Convenient to the airport, this hotel lives in a shopping-entertainment complex where families can walk to stores, restaurants and movie theaters. It offers shuttle service to the airport and around the area, plus has a pool, restaurant and free Wi-Fi. Rates start at $98 per night, IHG Rewards Club points redemption starts at 35K per night. Remember that if you have the IHG Rewards Club Premier Credit Card, your fourth award night is free.
South of Fort Myers, families can find one of the region’s most lauded family resorts, complete with its own waterpark and semiprivate island beach. Its sprawling campus includes golf courses, a climbing wall, extensive water sports and diverse dining options. A family of four can choose from two queen beds or a king bed with sleeper sofa. Balconies and mini refrigerators are standard equipment. Use your Hyatt points to pay starting at 20k per night or to upgrade to club level. Here’s why getting the World of Hyatt Credit Card makes total sense before your next family vacation.
Best Hotels on Sanibel-Captiva for Families
If your family is intent upon an island vacation, points aside, Sanibel and Captiva offer a good variety of destination resorts with full-service amenities, plus a number of beach cottage properties we love for their sand-between-the-toes casual feel.
Sanibel’s strong eco-mindedness and strict density and building codes mean you will pay more for accommodations, groceries and gifts, but keep in mind you can save on eating out at the many self-catering resorts, and resort parking is almost always free.
Sundial suits families with a room inventory that ranges from studio to three-bedroom units, all with stocked kitchens and spacious floor plans. Perfect Sanibel Island days start at the beach and beachfront family pool, with its slide and tiki bar and grill. The resort’s kids program concentrates on the environment, with an on-site nature center with touch tank. Water sports and bicycle rentals, tennis and pickleball courts on-property and golf privileges nearby keep the family active and engaged. Rates start around $150 per night for a family of four.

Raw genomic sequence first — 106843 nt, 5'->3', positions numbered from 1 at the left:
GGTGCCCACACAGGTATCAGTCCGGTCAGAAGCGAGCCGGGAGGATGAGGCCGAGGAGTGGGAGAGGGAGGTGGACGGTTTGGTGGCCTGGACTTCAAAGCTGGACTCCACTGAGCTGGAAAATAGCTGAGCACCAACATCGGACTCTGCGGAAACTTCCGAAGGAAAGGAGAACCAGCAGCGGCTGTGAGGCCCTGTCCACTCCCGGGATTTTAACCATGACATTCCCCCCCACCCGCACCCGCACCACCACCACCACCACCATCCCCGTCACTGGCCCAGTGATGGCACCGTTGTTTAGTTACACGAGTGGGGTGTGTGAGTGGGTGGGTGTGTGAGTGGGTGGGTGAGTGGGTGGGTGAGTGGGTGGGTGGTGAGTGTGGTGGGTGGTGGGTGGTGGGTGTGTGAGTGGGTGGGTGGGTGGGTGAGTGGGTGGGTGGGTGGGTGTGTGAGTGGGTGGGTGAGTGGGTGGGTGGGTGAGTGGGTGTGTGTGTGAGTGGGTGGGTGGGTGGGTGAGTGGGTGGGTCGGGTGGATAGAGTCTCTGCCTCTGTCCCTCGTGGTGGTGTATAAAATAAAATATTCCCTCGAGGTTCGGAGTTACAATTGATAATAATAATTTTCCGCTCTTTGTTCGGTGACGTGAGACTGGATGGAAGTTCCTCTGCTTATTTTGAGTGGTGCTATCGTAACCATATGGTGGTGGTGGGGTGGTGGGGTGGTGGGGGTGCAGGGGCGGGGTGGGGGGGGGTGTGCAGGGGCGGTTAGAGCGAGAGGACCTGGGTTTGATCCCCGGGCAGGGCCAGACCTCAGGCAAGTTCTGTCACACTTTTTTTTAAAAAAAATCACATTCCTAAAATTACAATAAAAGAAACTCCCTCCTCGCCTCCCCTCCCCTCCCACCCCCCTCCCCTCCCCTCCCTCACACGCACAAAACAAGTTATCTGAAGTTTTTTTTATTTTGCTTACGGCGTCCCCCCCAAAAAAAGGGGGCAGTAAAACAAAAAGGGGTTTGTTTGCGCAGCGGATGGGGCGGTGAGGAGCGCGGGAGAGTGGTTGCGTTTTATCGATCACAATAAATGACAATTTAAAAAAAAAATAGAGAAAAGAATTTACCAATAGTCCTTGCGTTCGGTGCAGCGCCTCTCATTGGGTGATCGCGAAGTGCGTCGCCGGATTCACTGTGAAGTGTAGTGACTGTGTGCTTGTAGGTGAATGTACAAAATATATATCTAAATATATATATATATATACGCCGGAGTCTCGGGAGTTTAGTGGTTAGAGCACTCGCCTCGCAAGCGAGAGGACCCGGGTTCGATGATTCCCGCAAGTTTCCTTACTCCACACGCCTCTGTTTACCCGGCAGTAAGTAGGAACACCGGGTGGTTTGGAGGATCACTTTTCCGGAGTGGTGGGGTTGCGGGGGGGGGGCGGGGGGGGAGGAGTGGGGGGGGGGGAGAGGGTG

The Gulf Breeze is one of my all-time favorite spots on the islands. I love its off-the-flipflop-path location on Sanibel Island, its slightly funky Florida vibe and the barefoot, easy island feel. Charming cottages, efficiencies and duplexes are fully equipped and the use of beach toys and a seashell-cleaning table are complimentary. Rates start around $240 per night for four people.
Captiva Island’s oldest property, ‘Tween Waters has evolved since the early 1900s from cottage accommodations to include standard-issue hotel rooms and suites. As its name suggests, it’s caught between beach-side and bay-side, where it maintains a full marina. Watch for birds and manatees hanging around the docks. Two pools, tennis courts and a selection of restaurants complete its family-friendly amenities. Rates start at $166 per night for families; check the website or subscribe to its e-newsletter for free night and other promotions year-round.